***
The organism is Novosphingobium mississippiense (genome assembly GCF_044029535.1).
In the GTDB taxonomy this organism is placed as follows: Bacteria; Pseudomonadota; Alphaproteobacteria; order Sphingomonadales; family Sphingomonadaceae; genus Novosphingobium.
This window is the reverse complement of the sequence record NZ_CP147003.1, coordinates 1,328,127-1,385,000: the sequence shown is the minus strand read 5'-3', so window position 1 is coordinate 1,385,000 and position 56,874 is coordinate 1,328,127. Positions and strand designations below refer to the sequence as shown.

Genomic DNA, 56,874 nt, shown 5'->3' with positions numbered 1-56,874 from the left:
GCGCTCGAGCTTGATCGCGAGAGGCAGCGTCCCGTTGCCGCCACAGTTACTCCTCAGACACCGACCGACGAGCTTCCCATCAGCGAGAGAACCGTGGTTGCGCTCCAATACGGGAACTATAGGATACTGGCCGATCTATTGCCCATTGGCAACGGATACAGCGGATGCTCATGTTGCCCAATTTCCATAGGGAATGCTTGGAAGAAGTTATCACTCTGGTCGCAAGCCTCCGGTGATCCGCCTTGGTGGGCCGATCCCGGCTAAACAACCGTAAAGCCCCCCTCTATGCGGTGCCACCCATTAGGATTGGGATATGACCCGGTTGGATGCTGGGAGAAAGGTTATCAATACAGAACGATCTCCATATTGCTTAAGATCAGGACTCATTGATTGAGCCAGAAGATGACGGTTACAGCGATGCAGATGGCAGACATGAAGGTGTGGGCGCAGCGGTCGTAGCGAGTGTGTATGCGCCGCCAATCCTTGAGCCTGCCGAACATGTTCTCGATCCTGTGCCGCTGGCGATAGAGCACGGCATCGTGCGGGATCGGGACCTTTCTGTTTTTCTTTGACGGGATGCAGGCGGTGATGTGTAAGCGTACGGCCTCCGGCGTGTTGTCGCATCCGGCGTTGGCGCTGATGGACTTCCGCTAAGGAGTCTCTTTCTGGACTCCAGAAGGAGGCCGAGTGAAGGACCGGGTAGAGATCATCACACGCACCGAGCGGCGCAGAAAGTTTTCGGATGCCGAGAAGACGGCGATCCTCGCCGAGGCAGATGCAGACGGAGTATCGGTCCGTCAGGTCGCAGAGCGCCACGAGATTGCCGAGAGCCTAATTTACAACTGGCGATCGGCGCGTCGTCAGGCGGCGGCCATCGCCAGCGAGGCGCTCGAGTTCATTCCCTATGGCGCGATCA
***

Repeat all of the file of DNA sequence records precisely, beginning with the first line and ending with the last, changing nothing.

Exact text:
The organism is Novosphingobium mississippiense (genome assembly GCF_044029535.1).
In the GTDB taxonomy this organism is placed as follows: Bacteria; Pseudomonadota; Alphaproteobacteria; order Sphingomonadales; family Sphingomonadaceae; genus Novosphingobium.
This window is the reverse complement of the sequence record NZ_CP147003.1, coordinates 1,328,127-1,385,000: the sequence shown is the minus strand read 5'-3', so window position 1 is coordinate 1,385,000 and position 56,874 is coordinate 1,328,127. Positions and strand designations below refer to the sequence as shown.

Genomic DNA, 56,874 nt, shown 5'->3' with positions numbered 1-56,874 from the left:
GCGCTCGAGCTTGATCGCGAGAGGCAGCGTCCCGTTGCCGCCACAGTTACTCCTCAGACACCGACCGACGAGCTTCCCATCAGCGAGAGAACCGTGGTTGCGCTCCAATACGGGAACTATAGGATACTGGCCGATCTATTGCCCATTGGCAACGGATACAGCGGATGCTCATGTTGCCCAATTTCCATAGGGAATGCTTGGAAGAAGTTATCACTCTGGTCGCAAGCCTCCGGTGATCCGCCTTGGTGGGCCGATCCCGGCTAAACAACCGTAAAGCCCCCCTCTATGCGGTGCCACCCATTAGGATTGGGATATGACCCGGTTGGATGCTGGGAGAAAGGTTATCAATACAGAACGATCTCCATATTGCTTAAGATCAGGACTCATTGATTGAGCCAGAAGATGACGGTTACAGCGATGCAGATGGCAGACATGAAGGTGTGGGCGCAGCGGTCGTAGCGAGTGTGTATGCGCCGCCAATCCTTGAGCCTGCCGAACATGTTCTCGATCCTGTGCCGCTGGCGATAGAGCACGGCATCGTGCGGGATCGGGACCTTTCTGTTTTTCTTTGACGGGATGCAGGCGGTGATGTGTAAGCGTACGGCCTCCGGCGTGTTGTCGCATCCGGCGTTGGCGCTGATGGACTTCCGCTAAGGAGTCTCTTTCTGGACTCCAGAAGGAGGCCGAGTGAAGGACCGGGTAGAGATCATCACACGCACCGAGCGGCGCAGAAAGTTTTCGGATGCCGAGAAGACGGCGATCCTCGCCGAGGCAGATGCAGACGGAGTATCGGTCCGTCAGGTCGCAGAGCGCCACGAGATTGCCGAGAGCCTAATTTACAACTGGCGATCGGCGCGTCGTCAGGCGGCGGCCATCGCCAGCGAGGCGCTCGAGTTCATTCCCTATGGCGCGATCA